pdf file, 2 pages Published: 2002 GeoOrigin: Alberta
Studies have shown that being physically active over a lifetime reduces the risk of breast cancer. This WellSpring article presents the results of a study that focused on people who had participated in physical activity for a long time and their risk factors for breast cancer. The study found a significant relationship between physical activity and a reduced risk for breast cancer.
pdf file, 4 pages Published: Apr 2005 GeoOrigin: Alberta
Half of Alberta's youth are not active enough for healthy growth and development. A recent study states that the average child between eight and 19 spends 6.5 hours a day with TV and other media. This WellSpring issue discusses the adverse health and social consequences of too much media entertainment, and what we can do to reduce children's physical inactivity. The issue also discusses Live Outside the Box, a campaign sponsored by the Alberta Sport Recreation, Parks & Wildlife Foundation to improve physical activity levels among children and youth.
To provide a better picture of diabetes in Canada, the National Diabetes Surveillance System (NDSS) was developed. This network of regionally distributed diabetes surveillance systems compiles and sends data to Health Canada for national analyses. The first report of the NDSS is provided as well as a link to the 2003 report, Diabetes in Canada (2nd edition).
pdf file, 2 pages Published: Mar 2005 GeoOrigin: International
The Centers for Disease Control and Prevention in the United States have prepared fact sheets on benefits of physical activity and American statistics on overweight and physical activity participation rates.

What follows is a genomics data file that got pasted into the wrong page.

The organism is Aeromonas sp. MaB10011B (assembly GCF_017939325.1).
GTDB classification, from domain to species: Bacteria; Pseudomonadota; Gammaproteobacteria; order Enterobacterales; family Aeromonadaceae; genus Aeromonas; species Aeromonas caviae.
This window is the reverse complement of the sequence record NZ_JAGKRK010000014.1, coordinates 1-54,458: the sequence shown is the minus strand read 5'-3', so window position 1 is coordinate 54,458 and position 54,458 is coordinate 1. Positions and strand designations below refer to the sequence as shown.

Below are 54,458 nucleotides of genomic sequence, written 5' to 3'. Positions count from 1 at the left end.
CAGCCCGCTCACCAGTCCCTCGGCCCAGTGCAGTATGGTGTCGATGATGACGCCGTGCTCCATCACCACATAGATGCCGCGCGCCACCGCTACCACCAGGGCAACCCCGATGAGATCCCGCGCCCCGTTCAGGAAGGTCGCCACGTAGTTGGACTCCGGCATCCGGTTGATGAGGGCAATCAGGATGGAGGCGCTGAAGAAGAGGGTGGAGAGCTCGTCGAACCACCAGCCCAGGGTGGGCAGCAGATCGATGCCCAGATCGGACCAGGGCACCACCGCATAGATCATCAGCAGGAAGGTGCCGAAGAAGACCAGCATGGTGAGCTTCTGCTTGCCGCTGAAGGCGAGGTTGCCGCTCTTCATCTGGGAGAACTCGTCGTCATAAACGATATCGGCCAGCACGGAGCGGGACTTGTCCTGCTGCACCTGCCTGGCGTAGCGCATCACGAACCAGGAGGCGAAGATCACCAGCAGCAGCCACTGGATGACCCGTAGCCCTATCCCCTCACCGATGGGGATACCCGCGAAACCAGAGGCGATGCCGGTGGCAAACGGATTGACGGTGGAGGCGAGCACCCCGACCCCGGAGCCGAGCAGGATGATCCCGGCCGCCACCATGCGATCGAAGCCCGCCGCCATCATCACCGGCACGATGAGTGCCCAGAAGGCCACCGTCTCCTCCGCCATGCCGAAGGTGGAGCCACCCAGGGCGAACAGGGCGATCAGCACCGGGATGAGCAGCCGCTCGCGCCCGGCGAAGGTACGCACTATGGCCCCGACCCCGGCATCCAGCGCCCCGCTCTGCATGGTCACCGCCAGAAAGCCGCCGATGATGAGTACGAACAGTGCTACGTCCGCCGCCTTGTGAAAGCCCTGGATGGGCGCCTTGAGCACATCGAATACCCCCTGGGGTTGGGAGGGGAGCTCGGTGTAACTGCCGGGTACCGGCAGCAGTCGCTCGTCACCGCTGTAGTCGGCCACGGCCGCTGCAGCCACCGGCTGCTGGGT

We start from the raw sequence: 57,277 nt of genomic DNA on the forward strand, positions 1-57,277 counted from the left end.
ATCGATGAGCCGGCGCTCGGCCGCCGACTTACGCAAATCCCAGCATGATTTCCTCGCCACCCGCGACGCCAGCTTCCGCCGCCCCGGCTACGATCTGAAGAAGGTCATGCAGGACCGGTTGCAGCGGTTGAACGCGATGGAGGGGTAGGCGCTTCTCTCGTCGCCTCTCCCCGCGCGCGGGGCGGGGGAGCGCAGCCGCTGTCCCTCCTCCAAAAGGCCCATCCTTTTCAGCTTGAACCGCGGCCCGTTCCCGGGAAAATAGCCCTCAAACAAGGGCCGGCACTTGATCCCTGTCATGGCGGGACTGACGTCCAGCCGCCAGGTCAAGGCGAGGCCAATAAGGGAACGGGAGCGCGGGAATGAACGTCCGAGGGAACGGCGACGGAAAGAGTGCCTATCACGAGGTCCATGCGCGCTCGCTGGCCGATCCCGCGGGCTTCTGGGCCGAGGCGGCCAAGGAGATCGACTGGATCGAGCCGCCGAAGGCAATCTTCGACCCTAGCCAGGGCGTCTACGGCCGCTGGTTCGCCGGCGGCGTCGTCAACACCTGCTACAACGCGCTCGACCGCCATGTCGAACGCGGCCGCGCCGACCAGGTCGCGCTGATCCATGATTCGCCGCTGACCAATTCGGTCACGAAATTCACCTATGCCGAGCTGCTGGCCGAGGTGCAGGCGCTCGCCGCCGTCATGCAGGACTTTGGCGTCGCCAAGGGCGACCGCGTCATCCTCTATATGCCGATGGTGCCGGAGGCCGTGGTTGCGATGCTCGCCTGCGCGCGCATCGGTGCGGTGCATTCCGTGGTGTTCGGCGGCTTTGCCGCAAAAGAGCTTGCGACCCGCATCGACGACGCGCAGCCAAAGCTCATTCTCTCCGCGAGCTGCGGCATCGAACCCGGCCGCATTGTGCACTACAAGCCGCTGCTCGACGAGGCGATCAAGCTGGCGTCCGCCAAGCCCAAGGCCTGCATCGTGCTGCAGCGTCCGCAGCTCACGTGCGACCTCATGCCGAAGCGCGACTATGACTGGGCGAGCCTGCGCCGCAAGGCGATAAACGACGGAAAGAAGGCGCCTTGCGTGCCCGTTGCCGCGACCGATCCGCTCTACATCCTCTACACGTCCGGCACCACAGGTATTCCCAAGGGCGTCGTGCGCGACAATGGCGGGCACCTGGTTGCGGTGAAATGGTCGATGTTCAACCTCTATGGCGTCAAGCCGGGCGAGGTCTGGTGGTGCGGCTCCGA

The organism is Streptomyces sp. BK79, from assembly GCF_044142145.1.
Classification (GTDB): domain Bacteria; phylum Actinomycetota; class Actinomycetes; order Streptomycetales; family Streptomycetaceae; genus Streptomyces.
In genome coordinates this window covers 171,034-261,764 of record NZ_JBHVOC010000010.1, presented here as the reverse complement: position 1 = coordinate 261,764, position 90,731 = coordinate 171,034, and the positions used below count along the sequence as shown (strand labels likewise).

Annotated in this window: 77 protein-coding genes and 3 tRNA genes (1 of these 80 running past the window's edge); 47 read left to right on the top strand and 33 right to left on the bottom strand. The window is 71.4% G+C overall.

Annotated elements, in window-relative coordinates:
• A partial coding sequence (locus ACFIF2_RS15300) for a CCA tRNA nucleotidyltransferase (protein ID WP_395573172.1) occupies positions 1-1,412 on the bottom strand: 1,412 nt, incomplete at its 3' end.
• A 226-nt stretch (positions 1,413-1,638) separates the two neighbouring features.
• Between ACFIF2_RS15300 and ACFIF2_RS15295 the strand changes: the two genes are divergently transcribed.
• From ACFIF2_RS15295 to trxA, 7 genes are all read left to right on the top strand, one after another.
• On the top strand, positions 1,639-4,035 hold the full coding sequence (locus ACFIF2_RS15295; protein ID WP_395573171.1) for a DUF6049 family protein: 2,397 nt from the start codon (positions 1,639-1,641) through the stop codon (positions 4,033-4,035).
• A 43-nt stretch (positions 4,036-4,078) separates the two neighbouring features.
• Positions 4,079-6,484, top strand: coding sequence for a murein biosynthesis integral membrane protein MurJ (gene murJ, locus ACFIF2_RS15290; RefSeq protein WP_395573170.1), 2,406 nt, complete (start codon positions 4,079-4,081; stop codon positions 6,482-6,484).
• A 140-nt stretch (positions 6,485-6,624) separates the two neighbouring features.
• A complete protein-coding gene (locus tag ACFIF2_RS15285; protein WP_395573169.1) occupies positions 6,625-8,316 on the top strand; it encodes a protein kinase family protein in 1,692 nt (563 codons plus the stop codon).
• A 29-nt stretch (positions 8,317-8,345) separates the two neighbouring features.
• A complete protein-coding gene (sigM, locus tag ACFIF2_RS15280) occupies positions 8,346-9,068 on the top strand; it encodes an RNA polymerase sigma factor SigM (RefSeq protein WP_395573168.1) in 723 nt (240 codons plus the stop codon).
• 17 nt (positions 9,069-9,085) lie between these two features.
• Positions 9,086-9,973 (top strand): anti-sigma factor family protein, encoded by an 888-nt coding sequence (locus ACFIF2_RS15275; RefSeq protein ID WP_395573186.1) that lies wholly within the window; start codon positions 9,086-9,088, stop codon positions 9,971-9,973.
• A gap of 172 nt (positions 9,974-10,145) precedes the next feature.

467 pages Published: 2004 GeoOrigin: International
This is the first textbook dedicated solely to the epidemiology of physical activity . It is dedicated to understanding how leisure-time physical activity can be effectively promoted to enhance people's quality of life.
This resource is available in the Centre library: Physical Activity--Measurement, ID #872
The Canadian Physical Activity Levels Among Youth (CANPLAY) study by the CFLRI collected pedometer data on a national sample of approximately 6,000 children and youth (ages 5-19).
This study measured the number of steps children take when participating in organized and unorganized physical activities both inside and outside school.
Key results are as follows:
Children who participate in organized physical activity or sport outside school take more steps than children who participate in organized activities at school.
Children who participate in sedentary activities (e.g., watching television, playing video or computer games) between the end of the school day until dinner time take fewer daily steps than those who do not participate in these sedentary activities.
Children who participate in general outdoor play, organized physical activity or unorganized physical activity between the end of school and dinner time take more steps per day than children who do not.
Children whose parents report being more active than other adults take more steps per day than children whose parents report being less active than other adults.
This short fact sheet highlights results from the 2003-2004 National Health and Nutrition Examination Survey which estimated that 17% of American children and adolescents are overweight. This demonstrates a steady increase in the number of children and adolescents who are overweight from previous surveys.
At the bottom, you find a link to additional fact sheets on this particular topic.